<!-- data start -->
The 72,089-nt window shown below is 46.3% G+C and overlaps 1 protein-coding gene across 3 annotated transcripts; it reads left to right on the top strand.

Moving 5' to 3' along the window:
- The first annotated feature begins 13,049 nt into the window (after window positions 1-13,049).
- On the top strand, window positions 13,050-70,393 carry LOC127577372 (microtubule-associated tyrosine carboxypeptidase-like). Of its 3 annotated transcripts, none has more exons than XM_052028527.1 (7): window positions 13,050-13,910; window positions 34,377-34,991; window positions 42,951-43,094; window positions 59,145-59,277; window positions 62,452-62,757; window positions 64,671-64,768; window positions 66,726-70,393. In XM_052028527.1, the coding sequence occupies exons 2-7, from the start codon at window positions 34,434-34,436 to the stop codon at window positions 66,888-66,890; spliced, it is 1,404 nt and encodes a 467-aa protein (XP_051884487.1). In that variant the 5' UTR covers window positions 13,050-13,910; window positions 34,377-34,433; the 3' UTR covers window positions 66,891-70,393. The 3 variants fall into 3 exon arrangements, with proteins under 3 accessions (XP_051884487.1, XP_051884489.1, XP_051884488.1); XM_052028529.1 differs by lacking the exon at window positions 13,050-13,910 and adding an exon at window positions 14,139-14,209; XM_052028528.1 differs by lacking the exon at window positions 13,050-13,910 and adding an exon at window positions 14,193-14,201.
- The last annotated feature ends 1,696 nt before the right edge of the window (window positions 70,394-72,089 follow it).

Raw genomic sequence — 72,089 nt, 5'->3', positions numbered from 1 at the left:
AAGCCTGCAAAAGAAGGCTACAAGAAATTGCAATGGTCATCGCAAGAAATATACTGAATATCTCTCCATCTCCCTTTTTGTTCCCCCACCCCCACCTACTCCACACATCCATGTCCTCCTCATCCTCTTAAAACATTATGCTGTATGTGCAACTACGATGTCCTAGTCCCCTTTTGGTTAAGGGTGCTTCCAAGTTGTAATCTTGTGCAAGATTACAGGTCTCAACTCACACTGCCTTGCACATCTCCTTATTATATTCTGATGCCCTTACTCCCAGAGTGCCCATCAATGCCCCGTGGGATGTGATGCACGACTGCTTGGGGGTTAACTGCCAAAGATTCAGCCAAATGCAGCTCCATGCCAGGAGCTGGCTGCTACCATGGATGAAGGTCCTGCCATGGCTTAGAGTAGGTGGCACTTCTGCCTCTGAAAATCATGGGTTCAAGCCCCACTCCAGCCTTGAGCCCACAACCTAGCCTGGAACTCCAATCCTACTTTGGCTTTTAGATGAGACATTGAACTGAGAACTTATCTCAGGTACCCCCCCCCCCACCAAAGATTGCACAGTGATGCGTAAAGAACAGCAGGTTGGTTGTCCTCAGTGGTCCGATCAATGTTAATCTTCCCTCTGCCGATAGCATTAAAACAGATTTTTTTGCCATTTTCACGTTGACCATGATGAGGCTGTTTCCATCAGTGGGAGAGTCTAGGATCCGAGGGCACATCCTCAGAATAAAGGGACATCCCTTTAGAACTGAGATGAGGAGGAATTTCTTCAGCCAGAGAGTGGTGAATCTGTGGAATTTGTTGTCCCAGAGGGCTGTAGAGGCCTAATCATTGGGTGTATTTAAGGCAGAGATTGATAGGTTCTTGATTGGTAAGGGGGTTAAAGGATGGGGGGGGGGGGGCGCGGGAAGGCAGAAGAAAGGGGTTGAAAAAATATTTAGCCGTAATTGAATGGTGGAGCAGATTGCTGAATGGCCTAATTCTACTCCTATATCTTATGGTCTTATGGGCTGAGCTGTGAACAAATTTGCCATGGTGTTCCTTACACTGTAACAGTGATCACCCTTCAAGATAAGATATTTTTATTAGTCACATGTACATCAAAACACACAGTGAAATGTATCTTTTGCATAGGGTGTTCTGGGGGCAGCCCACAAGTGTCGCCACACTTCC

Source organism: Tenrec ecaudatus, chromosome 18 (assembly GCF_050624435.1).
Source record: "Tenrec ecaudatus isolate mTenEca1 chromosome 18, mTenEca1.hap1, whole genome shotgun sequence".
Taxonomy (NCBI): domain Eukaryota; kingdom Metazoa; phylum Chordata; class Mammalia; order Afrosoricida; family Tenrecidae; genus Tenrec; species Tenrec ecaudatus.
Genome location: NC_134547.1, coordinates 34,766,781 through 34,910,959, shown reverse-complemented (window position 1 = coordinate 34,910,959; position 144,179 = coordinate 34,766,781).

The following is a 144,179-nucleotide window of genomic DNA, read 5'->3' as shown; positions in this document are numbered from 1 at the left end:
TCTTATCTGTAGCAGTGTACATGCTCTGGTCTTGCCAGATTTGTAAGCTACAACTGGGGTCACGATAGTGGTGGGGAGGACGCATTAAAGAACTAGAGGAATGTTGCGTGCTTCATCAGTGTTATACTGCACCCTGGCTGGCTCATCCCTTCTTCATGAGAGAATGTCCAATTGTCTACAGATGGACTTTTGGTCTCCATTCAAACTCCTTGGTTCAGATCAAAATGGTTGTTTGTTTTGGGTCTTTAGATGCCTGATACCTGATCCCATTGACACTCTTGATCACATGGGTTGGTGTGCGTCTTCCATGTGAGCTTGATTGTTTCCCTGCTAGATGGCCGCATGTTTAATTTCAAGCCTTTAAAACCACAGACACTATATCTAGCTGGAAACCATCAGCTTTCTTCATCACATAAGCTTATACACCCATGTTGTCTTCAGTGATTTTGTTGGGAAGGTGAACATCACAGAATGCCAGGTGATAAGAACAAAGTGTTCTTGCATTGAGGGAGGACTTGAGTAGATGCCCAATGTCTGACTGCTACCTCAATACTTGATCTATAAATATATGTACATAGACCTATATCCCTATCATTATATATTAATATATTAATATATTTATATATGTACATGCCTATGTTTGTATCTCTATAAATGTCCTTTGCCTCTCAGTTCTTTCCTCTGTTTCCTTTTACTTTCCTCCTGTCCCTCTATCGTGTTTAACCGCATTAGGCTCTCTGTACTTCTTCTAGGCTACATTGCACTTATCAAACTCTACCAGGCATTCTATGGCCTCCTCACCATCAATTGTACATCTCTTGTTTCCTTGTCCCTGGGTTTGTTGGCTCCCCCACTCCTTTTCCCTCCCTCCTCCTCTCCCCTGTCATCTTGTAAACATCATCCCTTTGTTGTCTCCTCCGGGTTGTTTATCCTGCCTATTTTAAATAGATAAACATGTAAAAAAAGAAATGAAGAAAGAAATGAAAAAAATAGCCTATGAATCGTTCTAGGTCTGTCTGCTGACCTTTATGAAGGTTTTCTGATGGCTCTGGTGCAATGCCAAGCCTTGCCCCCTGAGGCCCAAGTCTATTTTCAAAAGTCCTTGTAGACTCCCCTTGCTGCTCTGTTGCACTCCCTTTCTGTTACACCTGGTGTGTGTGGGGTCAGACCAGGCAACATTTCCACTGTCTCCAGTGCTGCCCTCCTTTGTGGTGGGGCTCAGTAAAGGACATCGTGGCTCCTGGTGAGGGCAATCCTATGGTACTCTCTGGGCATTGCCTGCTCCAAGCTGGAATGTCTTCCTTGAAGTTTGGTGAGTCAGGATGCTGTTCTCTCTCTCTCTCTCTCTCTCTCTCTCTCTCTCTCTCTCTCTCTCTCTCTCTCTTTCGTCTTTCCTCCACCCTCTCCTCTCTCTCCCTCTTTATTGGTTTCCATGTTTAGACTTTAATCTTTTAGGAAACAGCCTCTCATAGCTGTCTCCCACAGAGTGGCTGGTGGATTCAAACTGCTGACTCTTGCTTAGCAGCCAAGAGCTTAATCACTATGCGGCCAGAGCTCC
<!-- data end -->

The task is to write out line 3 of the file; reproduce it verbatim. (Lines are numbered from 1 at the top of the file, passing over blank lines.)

- The first annotated feature begins 13,049 nt into the window (after window positions 1-13,049).